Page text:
The day of the surgery he sends me for an MRI to get a more detailed view of things. From the MRI he notices that the joint has basically ground itself down in one spot where the ball socket was rubbing against my shoulder blade. He warns me that this could cause some longer term problems which I won't get into here, but essentially he starts getting really attentive with me because I start asking questions about whether this could have been the result of the physical therapy that I was undergoing while the shoulder was dislocated. Because at this point I'm starting to realize that his partners original misdiagnoses and recommendation for PT could have left me with some serious problems.

    This post is already getting too long so my basic question is whether or not this is something that I could have grounds to speak to a lawyer about. Everyone I talk to about it suggest I do so, but I'm not really trying to go after a lawsuit. But the fact is that my shoulder is still in pretty bad shape and might require surgery to repair the damage that exists now. If anyone is versed on this kind of thing and could just give me a yay or nay on whether or not I should pursue some type of legal action I would appreciate it. Thanks.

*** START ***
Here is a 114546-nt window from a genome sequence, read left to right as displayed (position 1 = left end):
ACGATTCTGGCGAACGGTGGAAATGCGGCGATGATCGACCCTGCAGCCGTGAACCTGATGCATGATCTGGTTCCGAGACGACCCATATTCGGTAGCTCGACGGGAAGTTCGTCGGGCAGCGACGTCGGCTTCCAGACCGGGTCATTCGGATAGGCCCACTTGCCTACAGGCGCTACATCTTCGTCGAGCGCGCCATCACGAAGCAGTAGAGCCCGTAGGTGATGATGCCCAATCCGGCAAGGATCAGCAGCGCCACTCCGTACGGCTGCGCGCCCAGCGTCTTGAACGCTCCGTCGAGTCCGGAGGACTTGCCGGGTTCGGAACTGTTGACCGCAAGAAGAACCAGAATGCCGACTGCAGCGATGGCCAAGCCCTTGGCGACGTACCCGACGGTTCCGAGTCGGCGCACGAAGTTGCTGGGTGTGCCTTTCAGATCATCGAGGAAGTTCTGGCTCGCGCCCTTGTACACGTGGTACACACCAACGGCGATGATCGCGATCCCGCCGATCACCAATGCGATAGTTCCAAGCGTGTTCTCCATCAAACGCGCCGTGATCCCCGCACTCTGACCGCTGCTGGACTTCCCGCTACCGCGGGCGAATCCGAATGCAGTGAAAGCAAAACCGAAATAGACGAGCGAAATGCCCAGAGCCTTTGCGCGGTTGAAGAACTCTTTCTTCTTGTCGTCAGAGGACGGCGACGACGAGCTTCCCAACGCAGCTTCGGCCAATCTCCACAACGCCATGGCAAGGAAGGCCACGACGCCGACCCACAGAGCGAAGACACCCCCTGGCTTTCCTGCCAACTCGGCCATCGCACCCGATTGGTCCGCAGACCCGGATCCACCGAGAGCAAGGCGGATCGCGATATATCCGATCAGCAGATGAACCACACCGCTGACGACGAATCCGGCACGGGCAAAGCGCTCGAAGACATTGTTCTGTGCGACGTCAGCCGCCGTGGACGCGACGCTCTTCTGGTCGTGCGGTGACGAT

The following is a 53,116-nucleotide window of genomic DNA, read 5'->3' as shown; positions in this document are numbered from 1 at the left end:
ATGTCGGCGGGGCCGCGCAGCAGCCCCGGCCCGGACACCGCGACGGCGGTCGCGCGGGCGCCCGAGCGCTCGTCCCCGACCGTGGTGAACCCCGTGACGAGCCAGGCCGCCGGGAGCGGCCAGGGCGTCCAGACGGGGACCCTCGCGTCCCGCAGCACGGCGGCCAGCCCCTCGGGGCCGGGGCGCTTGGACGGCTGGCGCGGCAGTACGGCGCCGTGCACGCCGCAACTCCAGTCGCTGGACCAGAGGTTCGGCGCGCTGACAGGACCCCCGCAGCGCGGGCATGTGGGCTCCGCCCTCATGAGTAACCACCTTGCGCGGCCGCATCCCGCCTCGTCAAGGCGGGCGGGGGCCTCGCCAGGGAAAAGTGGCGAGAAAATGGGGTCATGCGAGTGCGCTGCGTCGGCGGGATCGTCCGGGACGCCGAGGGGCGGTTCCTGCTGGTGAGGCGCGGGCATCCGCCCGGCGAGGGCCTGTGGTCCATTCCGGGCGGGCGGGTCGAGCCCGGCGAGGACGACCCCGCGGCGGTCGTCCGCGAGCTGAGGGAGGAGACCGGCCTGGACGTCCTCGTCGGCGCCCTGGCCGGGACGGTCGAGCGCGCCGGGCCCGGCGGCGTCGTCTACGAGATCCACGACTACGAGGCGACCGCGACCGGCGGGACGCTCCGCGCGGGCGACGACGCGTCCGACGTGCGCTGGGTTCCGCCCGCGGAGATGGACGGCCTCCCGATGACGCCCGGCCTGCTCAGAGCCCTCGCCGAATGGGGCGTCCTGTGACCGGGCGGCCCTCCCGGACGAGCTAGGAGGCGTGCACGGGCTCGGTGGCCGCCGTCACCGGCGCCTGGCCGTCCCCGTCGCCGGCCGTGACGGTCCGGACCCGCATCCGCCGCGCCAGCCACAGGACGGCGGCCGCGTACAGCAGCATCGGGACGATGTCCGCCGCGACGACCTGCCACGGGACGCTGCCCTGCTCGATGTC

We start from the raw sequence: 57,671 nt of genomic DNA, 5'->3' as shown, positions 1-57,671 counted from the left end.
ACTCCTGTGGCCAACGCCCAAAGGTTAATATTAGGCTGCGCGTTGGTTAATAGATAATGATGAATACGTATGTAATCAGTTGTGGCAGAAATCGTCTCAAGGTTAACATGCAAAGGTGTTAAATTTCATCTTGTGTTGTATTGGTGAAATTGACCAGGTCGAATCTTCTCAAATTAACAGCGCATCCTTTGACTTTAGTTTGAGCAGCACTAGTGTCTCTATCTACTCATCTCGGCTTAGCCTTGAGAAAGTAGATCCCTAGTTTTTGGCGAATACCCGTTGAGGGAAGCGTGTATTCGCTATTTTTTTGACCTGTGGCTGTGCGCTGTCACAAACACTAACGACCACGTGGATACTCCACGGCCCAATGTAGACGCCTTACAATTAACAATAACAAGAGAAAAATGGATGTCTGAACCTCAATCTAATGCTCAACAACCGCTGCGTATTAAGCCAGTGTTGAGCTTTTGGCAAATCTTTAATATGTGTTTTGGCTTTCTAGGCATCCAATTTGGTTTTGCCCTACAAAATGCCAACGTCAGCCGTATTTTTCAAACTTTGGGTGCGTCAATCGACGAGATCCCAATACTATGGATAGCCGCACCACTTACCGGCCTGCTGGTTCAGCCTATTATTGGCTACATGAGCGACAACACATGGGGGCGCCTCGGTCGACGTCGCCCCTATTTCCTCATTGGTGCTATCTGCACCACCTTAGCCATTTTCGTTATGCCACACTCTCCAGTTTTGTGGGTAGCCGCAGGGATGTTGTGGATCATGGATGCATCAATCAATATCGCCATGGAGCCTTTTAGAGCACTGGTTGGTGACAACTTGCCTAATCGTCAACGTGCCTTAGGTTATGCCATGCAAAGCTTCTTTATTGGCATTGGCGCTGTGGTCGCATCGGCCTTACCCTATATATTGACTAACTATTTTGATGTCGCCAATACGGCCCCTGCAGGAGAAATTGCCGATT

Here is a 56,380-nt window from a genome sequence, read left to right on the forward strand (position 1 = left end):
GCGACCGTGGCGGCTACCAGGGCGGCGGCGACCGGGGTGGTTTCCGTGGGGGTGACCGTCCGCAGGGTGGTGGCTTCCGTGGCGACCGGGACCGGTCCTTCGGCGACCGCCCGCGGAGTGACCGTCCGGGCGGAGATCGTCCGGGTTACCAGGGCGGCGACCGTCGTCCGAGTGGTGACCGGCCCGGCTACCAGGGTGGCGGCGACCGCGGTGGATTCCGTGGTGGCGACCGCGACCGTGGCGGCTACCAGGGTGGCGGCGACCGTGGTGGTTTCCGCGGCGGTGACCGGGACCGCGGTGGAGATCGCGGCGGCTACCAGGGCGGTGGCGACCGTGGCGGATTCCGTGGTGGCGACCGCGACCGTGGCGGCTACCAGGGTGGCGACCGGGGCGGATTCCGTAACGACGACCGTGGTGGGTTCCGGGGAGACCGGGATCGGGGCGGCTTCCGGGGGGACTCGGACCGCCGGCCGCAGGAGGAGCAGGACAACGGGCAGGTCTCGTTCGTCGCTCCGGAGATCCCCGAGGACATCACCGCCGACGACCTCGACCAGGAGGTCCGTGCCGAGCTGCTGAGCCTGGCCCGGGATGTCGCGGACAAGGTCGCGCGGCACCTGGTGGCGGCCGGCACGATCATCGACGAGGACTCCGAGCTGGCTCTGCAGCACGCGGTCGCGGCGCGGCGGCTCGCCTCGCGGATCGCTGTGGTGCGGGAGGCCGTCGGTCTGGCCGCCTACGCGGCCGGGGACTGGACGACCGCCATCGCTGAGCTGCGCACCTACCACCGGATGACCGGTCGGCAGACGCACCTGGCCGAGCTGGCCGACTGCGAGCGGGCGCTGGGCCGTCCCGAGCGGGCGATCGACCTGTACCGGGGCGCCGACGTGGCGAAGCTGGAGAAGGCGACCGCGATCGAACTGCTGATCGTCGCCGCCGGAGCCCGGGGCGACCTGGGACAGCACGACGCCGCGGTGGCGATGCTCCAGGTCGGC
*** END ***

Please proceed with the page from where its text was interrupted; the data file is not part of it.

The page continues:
Last edited: Nov 29, 2011

  2. FidelCashflow

    FidelCashflow Senior member

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    Oct 15, 2007
    I didn't read your thread. There are lots of people who ask for legal advice and get jeered, you're possibly the first to ask for free medical and legal advice at the same time. :slayer:

    Get a real lawyer, not an internet lawyer.
    Last edited: Nov 30, 2011

  3. VelvetGreen

    VelvetGreen Senior member

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    Apr 10, 2011

    Speaking to a lawyer doesn't entail a lawsuit.

    You're also asking somebody to make a decision for you as to whether to enter into litigation. Not even your lawyer will do that for you. He will advise you on whether you have a case.

    Cases rely on evidence, especially medical negligence. If you haven't finished treatment on your shoulder you are in no position to say what kind of damage you have suffered. You would probably have to prove that the misdiagnosis in the first place has actually caused you some losses. You really should let the medical process continue before you start thinking about litigation.

    Lastly, why do you expect people who have spent time and money acquiring professional skills which allow them to make a living to give you free advice?

    Go speak to a professional if you feel it necessary.
    Last edited: Dec 1, 2011

  4. brokentelephone

    brokentelephone Senior member

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    Jun 8, 2009

    I am a lawyer, and spent about as much time as it would take me to help this guy staring aimlessly at my screen.

  5. jrd617

    jrd617 Senior member

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    Jul 15, 2009
    Get in touch with Lionel Hutz, JD. He can help.